My heart, heavy; my emotions, swirling; but my mind, clear; I’ll listen to all three and hopefully communicate my thoughts well. My last post, the one about Susan G. Komen and Planned Parenthood, received responses that surprised and discouraged me. An article intended to highlight issues that could harm women and support an organization that serves women, was perceived by some to be chauvinistic and mean-spirited. The article led to a few conversations, some private and some public, and they affected me significantly.
I was ready to quit, to stop writing and speaking about anything other than feel good topics. I contemplated taking my ideas and keeping them between me and my family. I was sick of being considered hateful, judgmental, and cruel. I’m none of those things, yet some hold that perception. Why? Primarily because I believe killing people is wrong, homosexual behavior is wrong, divorce is wrong, and I submit myself to God’s authority. While these positions are unpopular and fuel those perceptions, the medium of writing vs. the medium of conversation contributes as well.
I recently spoke to a group about why I believe divorce is wrong and a woman came up to me afterwards. She told me how her husband had treated her and her boys very badly and eventually started a romantic relationship with someone else. Finally, he divorced her. I was ready for her to contend with my ideas, and accuse me of insensitivity and ignorance. However, this woman told me I had a tender heart, and how she completely agreed with what I taught. She believed I wasn’t mean or chauvinistic in my approach or tone. My point was still unpopular and I didn’t shy away from it, yet she wasn’t offended, why? I think the difference was proximity.
You know what I’m talking about if you’ve ever read too much into a text or email. A phrase is misconstrued, sarcasm is missed, or intent is assumed, and the dialogue goes downhill, fast. A blog shares those pitfalls, and reading one can feel like you’re being talked at, or down to. But when I speak with people, especially one on one, I’m able to listen, to try to understand, and offer truth in a conversational, sensitive manner. There’s something powerful about body language, tone of voice, and looking in someone’s eyes, and none of those occur when you read a blog. While the issues are sensitive, it’s the method of communication that was exacerbating them. When I better appreciated the obstacles inherent in this medium I decided I would not be silent. However, I also decided I would be even more careful with my words.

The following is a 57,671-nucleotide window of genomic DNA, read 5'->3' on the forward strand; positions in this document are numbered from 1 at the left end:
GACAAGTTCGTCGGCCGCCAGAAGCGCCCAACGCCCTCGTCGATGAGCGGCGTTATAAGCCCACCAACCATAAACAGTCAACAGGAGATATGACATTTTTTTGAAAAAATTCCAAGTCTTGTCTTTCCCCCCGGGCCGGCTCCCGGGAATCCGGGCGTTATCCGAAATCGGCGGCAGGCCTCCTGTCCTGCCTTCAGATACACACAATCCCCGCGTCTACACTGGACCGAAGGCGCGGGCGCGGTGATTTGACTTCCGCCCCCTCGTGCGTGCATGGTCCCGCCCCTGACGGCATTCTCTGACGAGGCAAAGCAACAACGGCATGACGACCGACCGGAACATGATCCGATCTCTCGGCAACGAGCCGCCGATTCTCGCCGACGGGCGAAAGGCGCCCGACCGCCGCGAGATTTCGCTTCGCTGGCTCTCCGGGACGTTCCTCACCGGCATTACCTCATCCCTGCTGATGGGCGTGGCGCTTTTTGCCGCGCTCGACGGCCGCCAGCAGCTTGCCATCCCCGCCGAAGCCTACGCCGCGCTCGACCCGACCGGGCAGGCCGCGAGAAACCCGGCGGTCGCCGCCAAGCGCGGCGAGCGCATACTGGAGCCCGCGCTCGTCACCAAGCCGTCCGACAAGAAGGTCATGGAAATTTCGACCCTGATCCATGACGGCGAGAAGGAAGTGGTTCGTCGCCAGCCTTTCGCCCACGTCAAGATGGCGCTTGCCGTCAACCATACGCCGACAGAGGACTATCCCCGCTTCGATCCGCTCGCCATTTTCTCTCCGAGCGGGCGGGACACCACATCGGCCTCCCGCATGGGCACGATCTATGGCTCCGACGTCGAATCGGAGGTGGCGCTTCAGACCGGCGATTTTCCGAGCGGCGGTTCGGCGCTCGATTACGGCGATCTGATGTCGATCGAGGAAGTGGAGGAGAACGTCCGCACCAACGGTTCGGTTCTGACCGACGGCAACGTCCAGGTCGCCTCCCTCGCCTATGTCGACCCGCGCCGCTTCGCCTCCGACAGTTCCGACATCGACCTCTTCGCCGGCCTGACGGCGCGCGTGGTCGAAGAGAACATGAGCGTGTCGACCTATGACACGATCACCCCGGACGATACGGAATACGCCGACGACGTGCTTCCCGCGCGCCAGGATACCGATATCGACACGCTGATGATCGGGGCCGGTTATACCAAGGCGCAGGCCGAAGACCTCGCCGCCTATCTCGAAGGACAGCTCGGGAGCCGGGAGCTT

For example, if I speak on issues that deal specifically with women, I’ll try to quote as many women as I can. A friend pointed out that men lack empathy when they speak about abortion or birth control. She’s exactly right. I can’t possibly empathize with a woman in those areas, but my lack of empathy doesn’t also mean I lack sympathy. When I write about these issues I picture my wife and wonder how they affect her. Anytime I talk about marriage or pregnancy I think about how my words will sound in the hearts of my four sisters, one is married, three are single. It’s clear I need to do a better job, and I will.
When I began writing this post I intended to discuss a troubling article and the comments that followed – I still plan to address it in the days to come – but, these thoughts you’ve just read have been in my heart for a while now and refused to be ignored.
I have to honor my convictions. I must seek and submit to Truth. I choose to follow the leading of God in my life. I will continue to write and speak the truth without fear of criticism, but I won’t let that courage turn to callous. I won’t compromise, but I will comfort and come alongside to the best of my ability, and as far as this medium will allow.
I hope to make you think, but I want to leave you with hope.
I want to speak the truth, but speak it in love.
Then we will no longer be infants, tossed back and forth by the waves, and blown here and there by every wind of teaching and by the cunning and craftiness of people in their deceitful scheming. Instead, speaking the truth in love, we will grow to become in every respect the mature body of him who is the head, that is, Christ. From him the whole body, joined and held together by every supporting ligament, grows and builds itself up in love, as each part does its work. – Ephesians 4:14-16
I hope you’ll continue to read.